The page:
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Grandparenting

First grand baby lived with me from birth to 10 months, then moved away

(21 Posts)
Nanny2020 Wed 20-Jan-21 14:31:04

My son and DIL and our first grand baby moved in with us soon after her birth at the start of Covid, They lived in a tiny condo in a place with high cases. We have a large separate space here where he could work from home and it all worked out so well. We got along wonderfully and I , having just retired got to help mom with her every day, whenever she wanted me. Believe me I know how lucky I was during Covid to have them here. Now, he took a new job and moved 2 hours away , we are under very strict lock down rules no travel and no contact outside your household. I’m so bonded to my GD and she to me, I miss her terribly, my house is so quiet and empty now. So I’m so sad here dealing with that. But yesterday she FaceTimed me , for the first time. Poor baby reached out to touch my face on the screen and looked so confused, she cried and cried and kept looking and turning away. We hung up and mom tried again, but the same response. I felt heartbroken, should we keep trying? She’s so young and doesn’t understand why nanny can’t hug and cuddle her . Will she forget me if we wait too long ?

Doodledog Wed 20-Jan-21 14:35:18

I'm so sorry, Nanny2020. Covid is so cruel.

I would keep trying. Your granddaughter will get used to the screen really quickly - little ones learn very fast, and take easily to technology. When she understands (in whatever way they do understand screens at that age grin ), it will be a great way of keeping in touch. Don't give up.

DillytheGardener Wed 20-Jan-21 14:37:42

Perhaps have something she can see? Maybe amazon her a stuffed animal and have the matching one for you so she can see you have the same special toy? I have done this with my GC in NZ

GagaJo Wed 20-Jan-21 14:39:33

Me too Nanna2020. I was at my grandson's birth and was with him until he was 2. I have been working away for 6 months now. He has gone through tears, anger with me, and now won't talk to me on Facetime. At Christmas, I was supposed to go home and couldn't because of covid, and he kept telling his mum he saw me. On a bus, by the shop, in a car. Broke my heart. Still does. I have tears in my eyes now, typing this.

Madgran77 Wed 20-Jan-21 14:53:30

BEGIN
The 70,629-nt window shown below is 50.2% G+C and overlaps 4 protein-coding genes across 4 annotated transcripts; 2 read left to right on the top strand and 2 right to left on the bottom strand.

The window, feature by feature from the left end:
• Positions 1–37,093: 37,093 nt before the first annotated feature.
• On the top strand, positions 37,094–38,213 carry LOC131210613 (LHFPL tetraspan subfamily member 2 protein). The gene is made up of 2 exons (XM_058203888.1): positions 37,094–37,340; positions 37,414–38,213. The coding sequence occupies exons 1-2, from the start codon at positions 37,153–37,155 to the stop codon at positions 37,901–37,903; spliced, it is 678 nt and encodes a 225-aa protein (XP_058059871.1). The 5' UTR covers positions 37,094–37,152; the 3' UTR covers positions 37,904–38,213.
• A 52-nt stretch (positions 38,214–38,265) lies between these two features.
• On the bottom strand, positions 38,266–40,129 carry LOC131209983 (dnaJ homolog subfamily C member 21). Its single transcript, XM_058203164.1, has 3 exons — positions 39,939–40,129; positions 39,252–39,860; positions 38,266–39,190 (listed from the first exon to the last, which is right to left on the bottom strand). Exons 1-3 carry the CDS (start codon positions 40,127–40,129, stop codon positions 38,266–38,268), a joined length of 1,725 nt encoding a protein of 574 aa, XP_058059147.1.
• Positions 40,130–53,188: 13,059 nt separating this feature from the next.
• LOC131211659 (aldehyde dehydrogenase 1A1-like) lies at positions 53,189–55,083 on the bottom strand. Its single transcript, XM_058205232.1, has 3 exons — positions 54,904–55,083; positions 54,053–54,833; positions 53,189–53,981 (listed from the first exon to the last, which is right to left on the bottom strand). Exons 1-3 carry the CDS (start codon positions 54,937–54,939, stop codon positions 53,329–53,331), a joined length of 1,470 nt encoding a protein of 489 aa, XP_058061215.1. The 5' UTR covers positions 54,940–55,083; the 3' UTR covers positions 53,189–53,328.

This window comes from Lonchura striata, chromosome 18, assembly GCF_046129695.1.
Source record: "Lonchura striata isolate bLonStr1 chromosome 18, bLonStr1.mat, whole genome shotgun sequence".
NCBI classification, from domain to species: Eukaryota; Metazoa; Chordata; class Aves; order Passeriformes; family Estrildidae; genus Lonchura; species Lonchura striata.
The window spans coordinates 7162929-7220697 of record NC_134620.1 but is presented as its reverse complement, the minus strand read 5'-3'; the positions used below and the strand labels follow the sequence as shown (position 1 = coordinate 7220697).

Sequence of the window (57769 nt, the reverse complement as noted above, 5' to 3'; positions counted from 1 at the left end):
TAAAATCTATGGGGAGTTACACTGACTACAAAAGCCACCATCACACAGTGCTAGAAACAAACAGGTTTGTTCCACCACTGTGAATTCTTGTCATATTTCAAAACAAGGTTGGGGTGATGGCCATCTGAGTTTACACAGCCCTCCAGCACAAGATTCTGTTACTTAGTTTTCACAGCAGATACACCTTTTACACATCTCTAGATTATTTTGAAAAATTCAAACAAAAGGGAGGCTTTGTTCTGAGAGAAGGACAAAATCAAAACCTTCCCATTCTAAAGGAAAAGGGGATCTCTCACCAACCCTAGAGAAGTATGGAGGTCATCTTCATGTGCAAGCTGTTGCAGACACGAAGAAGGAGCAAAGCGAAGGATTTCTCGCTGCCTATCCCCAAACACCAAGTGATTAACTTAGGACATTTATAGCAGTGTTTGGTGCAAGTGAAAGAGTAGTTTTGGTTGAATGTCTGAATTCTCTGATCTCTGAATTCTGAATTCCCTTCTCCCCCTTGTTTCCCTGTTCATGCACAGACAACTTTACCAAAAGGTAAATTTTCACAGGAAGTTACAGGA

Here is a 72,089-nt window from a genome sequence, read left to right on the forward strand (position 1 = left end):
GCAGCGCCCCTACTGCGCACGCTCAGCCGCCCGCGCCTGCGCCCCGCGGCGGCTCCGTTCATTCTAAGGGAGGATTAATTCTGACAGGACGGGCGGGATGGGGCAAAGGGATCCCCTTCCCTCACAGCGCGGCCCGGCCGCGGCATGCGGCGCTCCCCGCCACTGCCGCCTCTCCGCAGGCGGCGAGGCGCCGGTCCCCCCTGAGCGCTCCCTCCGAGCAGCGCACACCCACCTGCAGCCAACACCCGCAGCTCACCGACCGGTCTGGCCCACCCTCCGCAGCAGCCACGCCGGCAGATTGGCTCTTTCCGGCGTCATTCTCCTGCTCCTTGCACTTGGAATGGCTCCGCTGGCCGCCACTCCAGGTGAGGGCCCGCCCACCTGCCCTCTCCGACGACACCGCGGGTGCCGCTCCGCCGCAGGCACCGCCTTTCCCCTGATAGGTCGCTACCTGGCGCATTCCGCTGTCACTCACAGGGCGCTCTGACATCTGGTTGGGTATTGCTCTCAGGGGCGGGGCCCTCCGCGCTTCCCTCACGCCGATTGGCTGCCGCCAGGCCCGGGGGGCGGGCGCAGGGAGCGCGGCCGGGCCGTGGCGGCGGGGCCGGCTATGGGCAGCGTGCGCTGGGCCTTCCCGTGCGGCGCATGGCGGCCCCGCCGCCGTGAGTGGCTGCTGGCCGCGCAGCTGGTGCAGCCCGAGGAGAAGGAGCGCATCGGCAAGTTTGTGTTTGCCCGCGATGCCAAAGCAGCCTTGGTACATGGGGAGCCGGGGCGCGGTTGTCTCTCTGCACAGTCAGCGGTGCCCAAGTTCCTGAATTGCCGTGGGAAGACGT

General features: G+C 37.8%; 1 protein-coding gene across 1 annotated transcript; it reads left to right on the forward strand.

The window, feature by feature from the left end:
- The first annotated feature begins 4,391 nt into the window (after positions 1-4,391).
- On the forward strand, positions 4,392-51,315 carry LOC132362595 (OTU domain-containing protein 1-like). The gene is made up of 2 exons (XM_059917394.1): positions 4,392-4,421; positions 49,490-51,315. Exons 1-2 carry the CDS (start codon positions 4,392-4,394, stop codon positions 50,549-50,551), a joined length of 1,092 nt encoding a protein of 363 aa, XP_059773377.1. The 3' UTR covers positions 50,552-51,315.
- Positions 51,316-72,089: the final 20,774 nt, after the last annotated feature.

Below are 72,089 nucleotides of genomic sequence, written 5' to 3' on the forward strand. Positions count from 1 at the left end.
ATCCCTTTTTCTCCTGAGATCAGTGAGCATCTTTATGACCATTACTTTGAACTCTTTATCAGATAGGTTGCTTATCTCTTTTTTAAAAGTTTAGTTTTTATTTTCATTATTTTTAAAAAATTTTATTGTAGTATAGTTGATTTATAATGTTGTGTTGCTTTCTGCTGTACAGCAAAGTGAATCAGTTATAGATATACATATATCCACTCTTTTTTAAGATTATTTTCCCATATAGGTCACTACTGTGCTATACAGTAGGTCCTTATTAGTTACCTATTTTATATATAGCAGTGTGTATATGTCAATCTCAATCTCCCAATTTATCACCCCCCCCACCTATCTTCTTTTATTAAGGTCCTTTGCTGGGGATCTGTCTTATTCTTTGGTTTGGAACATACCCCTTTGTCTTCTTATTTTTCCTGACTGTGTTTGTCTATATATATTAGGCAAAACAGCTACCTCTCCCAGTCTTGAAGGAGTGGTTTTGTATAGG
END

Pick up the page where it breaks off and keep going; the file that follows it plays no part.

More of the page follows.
That must have been hard. Keep going Nanny2020 because she will adapt to the "new you" on screen and learn that it is different. When facetiming maybe have a funny toy/hand puppet or something to make her laugh and distract her too. Make the puppet tickle you and things like that. And if you can get 2 puppets the same then send her one so that then she (with Mum's help!) can "play" with you with the puppets on Facetime. She will, even so young, quickly get the idea of the two puppets being/looking the same. Another idea is music, singing, etc ... clapping ryhmes and other movements that she can copy etc.

The point is that instead of her thinking about not being able to touch you she will be caught up in playing with you. Good luck flowers

Madgran77 Wed 20-Jan-21 14:55:03

Gagajo The puppet idea might work for you too Send him a puppet and a letter to be read to him telling him that the puppets twin will be on Facetime with Nanny and wants to say Hello....??

Madgran77 Wed 20-Jan-21 14:55:59

Sorry *Dilly missed your post before I wrote mine...similar idea. Glad it worked for you with your NZ grandchildren

SueDonim Wed 20-Jan-21 15:15:47

I’d set it up as you FTing with your son or DIL, with the baby on their lap, so that it isn’t all focused on her, it’s more part of a natural conversation and you can chat to her within that. It then becomes a normal part of life.

They do adjust to it - my own youngest GD now presses the off button with no warning when she’s had enough of us! grin

Nanny2020 Wed 20-Jan-21 15:39:50

Oh no!! That’s heartbreaking it must be so hard 😢 He’s so little and confused . So many tears

Nanny2020 Wed 20-Jan-21 15:40:28